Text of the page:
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Old 10-10-2004, 10:51 AM   #14
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the short and sweet of it

If you love someone and then hate them the next minute, then that means that you are in love!

At least, that's what I learned (and confirmed) from a tv show recently, and it goes to show how dependent a person can be over something or someone.

As for Gollum, he was dependent on the Ring, and it was the very thing that made him into what he was, and he didn't even fight it for his life (and sanity).

Morgoth, as I see it, loved the silmarils the way he seemed addicted to it, was because it was such a power trip for him to own something in spite of his own evil self. It was his own way of showing Middle Earth that he is the boss of everything, including good and evil.

Desire is the driving force behind the evils that plague the doomed characters in ME.
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Old 10-11-2004, 09:22 PM   #15
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One version of the making of Ea in Unfinished Tales says that Melkor's original corruption was due to his love of and want to control light. This is one reason why he hated Varda, as she was given light by Eru. Melkor originally appeared shining light and it was only after his fall that he was turned to darkness (anti-light). He still had desire for the light, and in the Silmarils was a form of the uncorrupted primevil light that he had desired. By taking the Silmarils he was able to keep for himself and control the light that he had always wanted but couldn't have.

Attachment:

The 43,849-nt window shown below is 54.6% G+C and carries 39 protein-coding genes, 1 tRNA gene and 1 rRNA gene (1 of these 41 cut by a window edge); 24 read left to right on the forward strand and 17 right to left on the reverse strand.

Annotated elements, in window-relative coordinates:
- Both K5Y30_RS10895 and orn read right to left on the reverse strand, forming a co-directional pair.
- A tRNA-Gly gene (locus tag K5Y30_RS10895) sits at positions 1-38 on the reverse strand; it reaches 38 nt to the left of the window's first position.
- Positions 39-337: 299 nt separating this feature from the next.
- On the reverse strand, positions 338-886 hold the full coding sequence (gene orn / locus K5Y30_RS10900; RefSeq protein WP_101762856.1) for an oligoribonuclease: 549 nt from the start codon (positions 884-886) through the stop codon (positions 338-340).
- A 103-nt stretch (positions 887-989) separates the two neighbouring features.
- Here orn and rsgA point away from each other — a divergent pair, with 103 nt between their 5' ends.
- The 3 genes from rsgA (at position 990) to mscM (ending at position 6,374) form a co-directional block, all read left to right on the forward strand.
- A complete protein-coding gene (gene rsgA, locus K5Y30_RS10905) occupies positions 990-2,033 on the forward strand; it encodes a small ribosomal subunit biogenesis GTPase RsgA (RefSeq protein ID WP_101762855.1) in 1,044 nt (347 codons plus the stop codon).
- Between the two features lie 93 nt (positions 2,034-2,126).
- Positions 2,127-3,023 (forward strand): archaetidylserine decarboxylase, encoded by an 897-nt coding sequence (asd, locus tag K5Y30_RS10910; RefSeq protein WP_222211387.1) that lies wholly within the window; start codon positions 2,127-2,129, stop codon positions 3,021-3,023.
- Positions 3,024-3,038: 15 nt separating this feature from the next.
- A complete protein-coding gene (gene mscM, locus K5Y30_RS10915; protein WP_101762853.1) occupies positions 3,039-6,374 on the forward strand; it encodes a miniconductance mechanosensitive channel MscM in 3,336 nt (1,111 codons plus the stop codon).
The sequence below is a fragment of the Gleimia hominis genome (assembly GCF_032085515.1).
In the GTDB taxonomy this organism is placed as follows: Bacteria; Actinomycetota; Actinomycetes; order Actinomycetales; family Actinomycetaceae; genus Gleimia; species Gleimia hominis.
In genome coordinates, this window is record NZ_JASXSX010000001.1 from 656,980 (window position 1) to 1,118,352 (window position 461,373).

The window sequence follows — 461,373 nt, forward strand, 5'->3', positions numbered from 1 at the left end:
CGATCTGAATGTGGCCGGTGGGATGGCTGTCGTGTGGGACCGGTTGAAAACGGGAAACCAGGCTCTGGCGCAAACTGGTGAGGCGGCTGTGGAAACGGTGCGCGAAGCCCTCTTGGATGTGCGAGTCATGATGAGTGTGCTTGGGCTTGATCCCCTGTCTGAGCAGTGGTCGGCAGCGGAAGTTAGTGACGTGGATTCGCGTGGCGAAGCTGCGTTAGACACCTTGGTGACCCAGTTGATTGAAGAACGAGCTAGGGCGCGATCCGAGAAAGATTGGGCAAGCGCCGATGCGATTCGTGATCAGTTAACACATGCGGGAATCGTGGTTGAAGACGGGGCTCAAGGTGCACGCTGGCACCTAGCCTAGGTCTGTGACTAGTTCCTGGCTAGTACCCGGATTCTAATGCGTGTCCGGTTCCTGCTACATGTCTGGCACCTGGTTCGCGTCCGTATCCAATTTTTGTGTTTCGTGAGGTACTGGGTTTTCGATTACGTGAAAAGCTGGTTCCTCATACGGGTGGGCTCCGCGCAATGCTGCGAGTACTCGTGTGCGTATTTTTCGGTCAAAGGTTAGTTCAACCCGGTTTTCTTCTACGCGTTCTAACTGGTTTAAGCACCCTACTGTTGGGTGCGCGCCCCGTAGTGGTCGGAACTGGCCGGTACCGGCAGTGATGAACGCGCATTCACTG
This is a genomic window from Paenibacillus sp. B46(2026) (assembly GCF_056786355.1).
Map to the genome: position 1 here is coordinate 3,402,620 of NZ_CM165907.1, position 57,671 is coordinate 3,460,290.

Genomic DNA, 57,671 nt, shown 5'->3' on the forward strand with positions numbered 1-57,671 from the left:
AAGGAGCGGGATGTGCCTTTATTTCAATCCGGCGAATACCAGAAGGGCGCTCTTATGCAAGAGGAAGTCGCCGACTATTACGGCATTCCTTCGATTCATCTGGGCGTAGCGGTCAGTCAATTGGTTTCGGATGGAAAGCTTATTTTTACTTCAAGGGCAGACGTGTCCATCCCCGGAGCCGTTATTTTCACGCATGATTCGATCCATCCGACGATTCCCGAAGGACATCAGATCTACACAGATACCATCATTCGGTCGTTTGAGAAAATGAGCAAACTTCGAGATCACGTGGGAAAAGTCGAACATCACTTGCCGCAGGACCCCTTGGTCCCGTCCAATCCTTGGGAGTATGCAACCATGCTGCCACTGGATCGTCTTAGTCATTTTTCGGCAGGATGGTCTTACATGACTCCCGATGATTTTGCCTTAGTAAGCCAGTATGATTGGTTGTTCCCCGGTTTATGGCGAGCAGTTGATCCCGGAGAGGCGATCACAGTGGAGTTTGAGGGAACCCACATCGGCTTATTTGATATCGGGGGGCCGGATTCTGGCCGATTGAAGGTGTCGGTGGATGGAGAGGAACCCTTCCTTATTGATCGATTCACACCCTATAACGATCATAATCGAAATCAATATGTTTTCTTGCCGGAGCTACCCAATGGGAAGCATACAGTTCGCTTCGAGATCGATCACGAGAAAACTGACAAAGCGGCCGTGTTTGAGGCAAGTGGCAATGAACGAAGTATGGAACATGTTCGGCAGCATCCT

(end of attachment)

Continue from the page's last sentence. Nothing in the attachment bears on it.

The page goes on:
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Old 10-14-2004, 07:18 PM   #16
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I like what you guys are saying (especially Davem) but I don't think we are going back far enough.

I was in my Modern Mythology class today and we sort of touched on this subject. Melkor, since the beginning of time, has wanted to possess the Flame Imperishable so that he could create, and become Illuvitar. He even tried his own pidley attempt at creating his own theme.

The Silmarils represent the Flame Imperishable because everything that was created comes from the Flame -- it is the Flame that gives life. So, the Silmarils are a "cheap" imitation of that.

Yet the Flame is pure, and Melkor cannot touch even an imitation of that Flame without being burned (makes you wonder what would happen if he got is hands on the real Flame). However, I'm thinking that he hates it because it is of Illuvitar, yet he wants it, lusts after it because he wants to create.
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Old 06-17-2014, 01:29 AM   #17
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Quote:
Originally Posted by Imladris View Post
I searched but didn't find what I was looking for. If I missed a topic, please forgive me...

I was reading the Silmarillion and I was surprised and perplexed at the similarites that Gollum, Melkor, and Ungoliant possess:



Melkor does not love light, yet he lusted after the Silmarils (made from the Light of the Two Trees). He would not give give them up, even though they burned his hand: